- Audio Anecdotes: Tools, Tips, and Techniques for Digital Audio
Audio Anecdotes is the first in a series of three books covering creating, recording, processing, and analyzing sound and music, also touching on the opportunities presented by digital media and computing. This first book divides into eight chapters and twenty-five essays addressing measurement, perception, recording, synthesis, signal processing, computer techniques, computer tools, and human experience. Co-editor Ken Greenebaum notes that after being frustrated and disappointed with the lack of resources available to understand digital (and previously analog) media, his intention was "to create the book I wished for then and that I still want today" (p. xi). The editors note that "articles take a variety of forms: introductions, essays, in-depth technical explorations, presentations of tools and techniques, and post-mortem analysis" (p. xiv). With the variety of authors that have contributed, particularly those coming from beyond the academy and those drawing on personal experience, readers are encouraged to learn about the contributors' backgrounds before reading each section.
The book's structure, intended as an "arc" (p. xv), assumes that to understand the area one has to first have an understanding of the basic physics and human perception of it. Of course, this is only the first volume in the series, so it would be difficult to include everything from the range of possibilities within this sole offering.
Chapter one focuses on "Measurement." In "Sound Pressure Levels; Mine Goes to 11!," Ken Greenebaum opens the book with a well written introduction to measuring sound pressure levels. Like the remainder of the essays, this is followed by an annotated reference list. This is an excellent way to navigate through further readings, what the readings cover, and something about the quality of each. Hesham Fouad then offers "Understanding the Decibel," a largely mathematical outline of measuring a sound's level, and why we use the algorithmic scale for this. Mr. Greenebaum concludes the chapter with the third essay titled "Sound Propagation," a brief introduction to the physics of sound: what it is, what causes it, sound propagation, travel, and attenuation. Again this is a low-key introduction to the area, with a good balance of technical and accessible information. As the departure point for the "arc," the chapter sets up the anticipation of where reception, and art in a general sense, might fit in with the approach taken.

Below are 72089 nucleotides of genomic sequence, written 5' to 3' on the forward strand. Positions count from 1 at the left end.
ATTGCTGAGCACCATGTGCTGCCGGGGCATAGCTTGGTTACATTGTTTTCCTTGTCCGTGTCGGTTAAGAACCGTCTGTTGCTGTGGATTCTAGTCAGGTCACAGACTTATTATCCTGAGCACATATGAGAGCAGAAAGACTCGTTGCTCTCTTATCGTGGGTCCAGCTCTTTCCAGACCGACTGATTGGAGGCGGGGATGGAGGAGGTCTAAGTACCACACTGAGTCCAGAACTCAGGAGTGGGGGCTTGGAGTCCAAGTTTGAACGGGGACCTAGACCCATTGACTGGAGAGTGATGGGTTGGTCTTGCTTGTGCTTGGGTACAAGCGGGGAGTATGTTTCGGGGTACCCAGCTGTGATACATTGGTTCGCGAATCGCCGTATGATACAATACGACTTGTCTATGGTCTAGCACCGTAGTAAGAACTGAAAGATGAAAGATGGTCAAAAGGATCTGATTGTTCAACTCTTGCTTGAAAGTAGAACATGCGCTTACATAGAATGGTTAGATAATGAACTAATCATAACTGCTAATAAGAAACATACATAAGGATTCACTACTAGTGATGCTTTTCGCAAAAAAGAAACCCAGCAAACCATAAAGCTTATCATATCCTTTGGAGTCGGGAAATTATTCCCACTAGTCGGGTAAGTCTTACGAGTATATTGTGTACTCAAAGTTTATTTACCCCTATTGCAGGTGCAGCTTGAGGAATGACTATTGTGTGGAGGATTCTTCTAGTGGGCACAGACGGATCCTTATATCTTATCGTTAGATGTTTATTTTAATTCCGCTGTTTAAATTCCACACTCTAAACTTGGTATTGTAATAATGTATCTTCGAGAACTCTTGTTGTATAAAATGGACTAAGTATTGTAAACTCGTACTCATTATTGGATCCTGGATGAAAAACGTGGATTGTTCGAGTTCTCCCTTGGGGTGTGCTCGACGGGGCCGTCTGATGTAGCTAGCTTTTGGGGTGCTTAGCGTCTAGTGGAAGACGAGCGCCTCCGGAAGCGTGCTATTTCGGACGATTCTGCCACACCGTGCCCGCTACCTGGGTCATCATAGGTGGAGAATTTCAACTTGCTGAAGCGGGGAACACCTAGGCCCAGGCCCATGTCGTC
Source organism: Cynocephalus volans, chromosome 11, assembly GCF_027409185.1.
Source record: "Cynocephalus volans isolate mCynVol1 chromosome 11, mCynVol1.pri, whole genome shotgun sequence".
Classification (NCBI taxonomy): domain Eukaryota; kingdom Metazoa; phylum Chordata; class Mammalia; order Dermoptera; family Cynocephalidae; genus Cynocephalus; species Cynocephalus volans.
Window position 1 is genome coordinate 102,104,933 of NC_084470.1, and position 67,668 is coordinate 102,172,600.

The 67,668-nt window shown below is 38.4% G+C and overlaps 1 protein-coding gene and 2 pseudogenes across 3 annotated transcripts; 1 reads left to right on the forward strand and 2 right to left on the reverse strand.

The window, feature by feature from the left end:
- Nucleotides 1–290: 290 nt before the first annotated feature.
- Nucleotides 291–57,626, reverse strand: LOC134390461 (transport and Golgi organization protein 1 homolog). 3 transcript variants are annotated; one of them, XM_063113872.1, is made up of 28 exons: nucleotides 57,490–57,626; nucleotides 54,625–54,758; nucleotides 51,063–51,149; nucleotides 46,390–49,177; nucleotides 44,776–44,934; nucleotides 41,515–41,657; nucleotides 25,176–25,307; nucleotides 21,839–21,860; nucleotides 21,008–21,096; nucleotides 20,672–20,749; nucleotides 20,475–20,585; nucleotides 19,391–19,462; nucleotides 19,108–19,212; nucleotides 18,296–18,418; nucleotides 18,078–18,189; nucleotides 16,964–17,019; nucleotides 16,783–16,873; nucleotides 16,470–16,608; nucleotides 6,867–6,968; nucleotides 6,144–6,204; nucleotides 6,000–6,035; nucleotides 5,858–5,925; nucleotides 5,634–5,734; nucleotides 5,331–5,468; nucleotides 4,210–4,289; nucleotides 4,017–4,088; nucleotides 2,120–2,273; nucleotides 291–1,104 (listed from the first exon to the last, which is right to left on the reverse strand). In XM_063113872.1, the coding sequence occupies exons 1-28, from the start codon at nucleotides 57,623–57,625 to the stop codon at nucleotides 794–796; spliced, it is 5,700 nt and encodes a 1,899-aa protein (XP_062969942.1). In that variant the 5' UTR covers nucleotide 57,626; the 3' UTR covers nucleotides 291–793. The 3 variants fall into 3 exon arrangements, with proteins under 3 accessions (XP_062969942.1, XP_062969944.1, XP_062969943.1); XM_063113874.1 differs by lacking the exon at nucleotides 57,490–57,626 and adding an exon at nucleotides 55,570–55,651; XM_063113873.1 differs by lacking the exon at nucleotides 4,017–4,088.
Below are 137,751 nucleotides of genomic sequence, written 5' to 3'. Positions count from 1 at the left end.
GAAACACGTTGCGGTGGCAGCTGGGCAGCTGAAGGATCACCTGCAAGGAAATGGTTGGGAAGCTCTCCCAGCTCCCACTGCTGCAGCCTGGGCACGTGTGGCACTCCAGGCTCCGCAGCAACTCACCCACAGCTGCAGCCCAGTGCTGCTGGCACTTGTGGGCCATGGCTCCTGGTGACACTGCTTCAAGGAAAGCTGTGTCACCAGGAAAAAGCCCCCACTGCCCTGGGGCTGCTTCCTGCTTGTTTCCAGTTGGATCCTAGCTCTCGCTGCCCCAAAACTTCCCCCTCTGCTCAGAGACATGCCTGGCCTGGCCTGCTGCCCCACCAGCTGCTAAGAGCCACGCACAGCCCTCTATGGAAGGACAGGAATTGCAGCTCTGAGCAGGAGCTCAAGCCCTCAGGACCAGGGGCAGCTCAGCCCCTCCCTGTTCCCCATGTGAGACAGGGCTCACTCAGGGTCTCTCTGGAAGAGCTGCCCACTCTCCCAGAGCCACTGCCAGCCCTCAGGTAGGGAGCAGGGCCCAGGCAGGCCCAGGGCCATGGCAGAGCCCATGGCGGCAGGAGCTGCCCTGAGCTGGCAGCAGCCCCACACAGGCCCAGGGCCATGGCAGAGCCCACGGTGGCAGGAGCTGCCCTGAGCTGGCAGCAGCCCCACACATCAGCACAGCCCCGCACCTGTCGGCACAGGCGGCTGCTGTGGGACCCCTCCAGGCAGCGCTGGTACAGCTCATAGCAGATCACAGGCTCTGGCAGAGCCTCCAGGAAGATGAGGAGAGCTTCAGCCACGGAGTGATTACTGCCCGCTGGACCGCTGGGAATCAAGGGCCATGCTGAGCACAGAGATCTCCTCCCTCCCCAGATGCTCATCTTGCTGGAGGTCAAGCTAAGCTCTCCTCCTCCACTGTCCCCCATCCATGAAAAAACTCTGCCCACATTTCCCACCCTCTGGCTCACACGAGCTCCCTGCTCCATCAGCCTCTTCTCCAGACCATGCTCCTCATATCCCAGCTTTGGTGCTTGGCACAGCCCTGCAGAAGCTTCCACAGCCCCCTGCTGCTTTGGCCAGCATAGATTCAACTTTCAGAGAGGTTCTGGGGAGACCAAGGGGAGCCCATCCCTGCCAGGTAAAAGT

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The second chapter is titled "Perception," to address the contention that "one must explore the human perception of sound to understand the trade-offs and implications inherent in any media" (p. xvi). The terrain covered explores the "perceptual organization of sound, latency in the perception of sound, and the psychophysics of hearing" (p. xvi). Albert Bregman and WieslawWoszczyk begin with "Controlling the Perceptual Organization of Sound: Guidelines Derived from Principles of Auditory Scene Analysis (ASA)." This is an extensive introduction to the area, with solid examples on the CD-ROM and an extended annotated bibliography. Mr. Greenebaum returns with Derek DiFilippo in "Perceivable Audio Latencies," looking at perceptual detectible levels of latency for a range of interactions, again linked to good examples on the CD-ROM. The final essay is by the same authors titled "Introduction to the Theory of Signal Detection: Measuring Human Response." The approach, grounded in personal experience, is refreshing in context. The chapter is a gentle introduction to the topic, pulling together a significant body of work. The first two chapters then provide a firm foundation to launch from, covering technical details in an engaging manner that will appeal to a wide variety of readers. [End Page 76]
Chapter 3 provides a logical next step with a focus on "Recording." The path tread here is likely to be similar to many...